Saturday, September 11


I had been back in Sri Lanka for about two months. The whole country was going through one of it's periodic power cut seasons and the house was in darkness. Traffic sounds outside, the soft glow of light from nearby Colombo. The boring, seemingly interminable wait for the lights to come back on. The phone rings. My cousin.

"Are you watching TV ? "
"No ... why ? power cut, remember."
"A couple of planes have crashed into the World Trade Center in New York"

The cynical will argue that hundreds, thousands die equally terrible deaths each year, in many parts of the globe. Perhaps that many died in a matter of weeks or months in Sri Lanka, before the ceasefire. Some will say that there is perhaps a mercy to a swift death, denied to those who end their lives in a slow miserable wasting as starvation or disease extinguish their life spark. There are those who seek to provoke a reaction by saying the US had it coming, that this was the ultimate repayment for years of arrogance and botched foreign policy. I saw none of that, that night and in the days after. I don't have to like the reaction of the US in the aftermath, and even today. I don't have to agree with the progaganda. Maybe I shouldn't buy into this whole memorial business at all. But nearly 3000 people died that day in a series of televised images that are impossible to erase from my mind, and for them, I spent a few minutes remembering where I was and what I felt that day.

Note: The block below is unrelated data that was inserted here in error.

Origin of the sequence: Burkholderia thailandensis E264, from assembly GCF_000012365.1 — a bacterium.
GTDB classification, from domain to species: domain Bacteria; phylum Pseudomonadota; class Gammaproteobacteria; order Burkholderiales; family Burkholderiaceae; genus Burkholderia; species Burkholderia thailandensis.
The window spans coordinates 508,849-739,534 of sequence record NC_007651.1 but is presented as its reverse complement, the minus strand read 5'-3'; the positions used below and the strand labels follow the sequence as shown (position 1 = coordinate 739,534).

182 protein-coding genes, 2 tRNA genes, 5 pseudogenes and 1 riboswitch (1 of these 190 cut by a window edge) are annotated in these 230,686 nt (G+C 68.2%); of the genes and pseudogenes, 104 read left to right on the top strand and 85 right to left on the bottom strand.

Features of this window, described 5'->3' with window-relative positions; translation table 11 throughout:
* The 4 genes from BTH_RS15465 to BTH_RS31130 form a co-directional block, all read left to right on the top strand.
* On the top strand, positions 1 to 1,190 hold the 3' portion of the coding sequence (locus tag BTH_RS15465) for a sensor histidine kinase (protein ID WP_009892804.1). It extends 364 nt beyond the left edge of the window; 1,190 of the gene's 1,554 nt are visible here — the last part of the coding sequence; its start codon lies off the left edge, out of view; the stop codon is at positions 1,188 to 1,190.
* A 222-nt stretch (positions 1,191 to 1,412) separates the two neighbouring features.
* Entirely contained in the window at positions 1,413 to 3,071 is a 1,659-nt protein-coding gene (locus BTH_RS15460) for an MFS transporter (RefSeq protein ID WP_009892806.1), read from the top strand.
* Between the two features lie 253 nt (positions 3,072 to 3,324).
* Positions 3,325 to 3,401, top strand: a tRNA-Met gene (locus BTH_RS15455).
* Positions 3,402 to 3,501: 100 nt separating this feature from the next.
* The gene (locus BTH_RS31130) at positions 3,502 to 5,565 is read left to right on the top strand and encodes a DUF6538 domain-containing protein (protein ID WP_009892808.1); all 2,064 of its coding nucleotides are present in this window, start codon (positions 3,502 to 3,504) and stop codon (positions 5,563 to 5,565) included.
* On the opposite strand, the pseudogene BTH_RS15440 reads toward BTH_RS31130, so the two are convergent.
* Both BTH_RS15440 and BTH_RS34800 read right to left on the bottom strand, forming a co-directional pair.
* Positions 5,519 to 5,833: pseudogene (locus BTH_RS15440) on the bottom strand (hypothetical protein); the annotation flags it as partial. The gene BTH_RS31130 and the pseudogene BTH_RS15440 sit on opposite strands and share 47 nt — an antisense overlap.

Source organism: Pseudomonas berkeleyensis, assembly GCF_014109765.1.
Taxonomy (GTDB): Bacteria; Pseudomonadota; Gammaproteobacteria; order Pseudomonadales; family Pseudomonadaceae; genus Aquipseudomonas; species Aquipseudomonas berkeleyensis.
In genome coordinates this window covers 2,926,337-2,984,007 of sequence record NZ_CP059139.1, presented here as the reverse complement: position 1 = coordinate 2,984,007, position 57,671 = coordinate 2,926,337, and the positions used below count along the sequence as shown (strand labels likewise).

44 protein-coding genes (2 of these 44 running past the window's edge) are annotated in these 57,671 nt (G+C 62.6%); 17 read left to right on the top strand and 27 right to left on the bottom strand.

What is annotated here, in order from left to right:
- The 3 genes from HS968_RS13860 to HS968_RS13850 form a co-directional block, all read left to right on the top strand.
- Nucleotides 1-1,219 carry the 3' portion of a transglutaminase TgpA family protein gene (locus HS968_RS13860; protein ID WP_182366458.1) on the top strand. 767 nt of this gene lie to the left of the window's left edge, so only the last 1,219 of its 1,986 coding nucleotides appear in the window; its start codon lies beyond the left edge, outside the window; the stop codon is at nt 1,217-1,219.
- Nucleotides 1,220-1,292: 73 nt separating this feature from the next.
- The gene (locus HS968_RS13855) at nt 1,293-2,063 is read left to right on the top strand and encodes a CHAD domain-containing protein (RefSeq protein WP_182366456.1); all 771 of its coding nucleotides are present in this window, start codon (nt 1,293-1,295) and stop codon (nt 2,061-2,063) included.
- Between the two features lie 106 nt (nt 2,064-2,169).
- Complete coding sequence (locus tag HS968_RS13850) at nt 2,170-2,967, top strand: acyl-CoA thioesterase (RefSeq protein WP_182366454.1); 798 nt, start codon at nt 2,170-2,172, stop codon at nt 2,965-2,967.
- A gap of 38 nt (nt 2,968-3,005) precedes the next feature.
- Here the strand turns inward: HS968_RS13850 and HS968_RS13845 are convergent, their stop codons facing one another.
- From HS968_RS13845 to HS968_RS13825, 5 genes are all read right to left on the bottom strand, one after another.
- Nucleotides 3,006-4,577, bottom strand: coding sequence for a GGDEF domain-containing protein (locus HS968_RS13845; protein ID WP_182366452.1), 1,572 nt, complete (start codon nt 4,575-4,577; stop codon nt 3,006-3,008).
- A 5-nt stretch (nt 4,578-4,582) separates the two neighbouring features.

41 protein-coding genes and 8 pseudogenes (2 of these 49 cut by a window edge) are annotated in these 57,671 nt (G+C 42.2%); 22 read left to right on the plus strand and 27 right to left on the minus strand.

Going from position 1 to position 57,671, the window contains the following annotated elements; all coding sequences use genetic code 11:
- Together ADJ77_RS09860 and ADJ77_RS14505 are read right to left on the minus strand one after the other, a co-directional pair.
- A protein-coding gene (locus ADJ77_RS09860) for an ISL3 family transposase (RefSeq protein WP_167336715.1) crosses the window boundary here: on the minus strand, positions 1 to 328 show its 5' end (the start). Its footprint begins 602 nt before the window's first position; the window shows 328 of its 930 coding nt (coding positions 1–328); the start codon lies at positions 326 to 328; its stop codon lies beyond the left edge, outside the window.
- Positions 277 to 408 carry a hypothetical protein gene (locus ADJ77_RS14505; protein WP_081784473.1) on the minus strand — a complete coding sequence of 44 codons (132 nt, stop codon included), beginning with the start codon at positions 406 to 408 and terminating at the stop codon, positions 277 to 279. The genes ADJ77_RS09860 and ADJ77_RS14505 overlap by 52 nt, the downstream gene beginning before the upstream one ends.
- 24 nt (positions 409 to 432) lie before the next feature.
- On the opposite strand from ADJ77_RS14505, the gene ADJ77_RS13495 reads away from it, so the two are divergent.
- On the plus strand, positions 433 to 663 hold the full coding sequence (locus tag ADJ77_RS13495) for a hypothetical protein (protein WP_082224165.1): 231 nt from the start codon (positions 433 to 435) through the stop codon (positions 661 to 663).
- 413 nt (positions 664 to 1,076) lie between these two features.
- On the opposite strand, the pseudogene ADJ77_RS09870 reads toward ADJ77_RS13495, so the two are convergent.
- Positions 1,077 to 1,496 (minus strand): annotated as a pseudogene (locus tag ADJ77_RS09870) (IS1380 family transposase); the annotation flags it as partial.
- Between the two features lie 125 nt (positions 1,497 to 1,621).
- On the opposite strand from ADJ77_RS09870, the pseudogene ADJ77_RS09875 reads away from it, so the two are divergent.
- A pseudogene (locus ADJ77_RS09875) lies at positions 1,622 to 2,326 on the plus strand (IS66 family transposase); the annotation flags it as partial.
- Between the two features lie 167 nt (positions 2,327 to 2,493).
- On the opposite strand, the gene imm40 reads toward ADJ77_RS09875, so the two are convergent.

There is a bittersweet ending here, at least for a couple of people I know. One guy who worked in the WTC was on his way to work when the first plane hit. He was saved. Another guy was out of state on business. He was saved too. But both their companies were wiped out.


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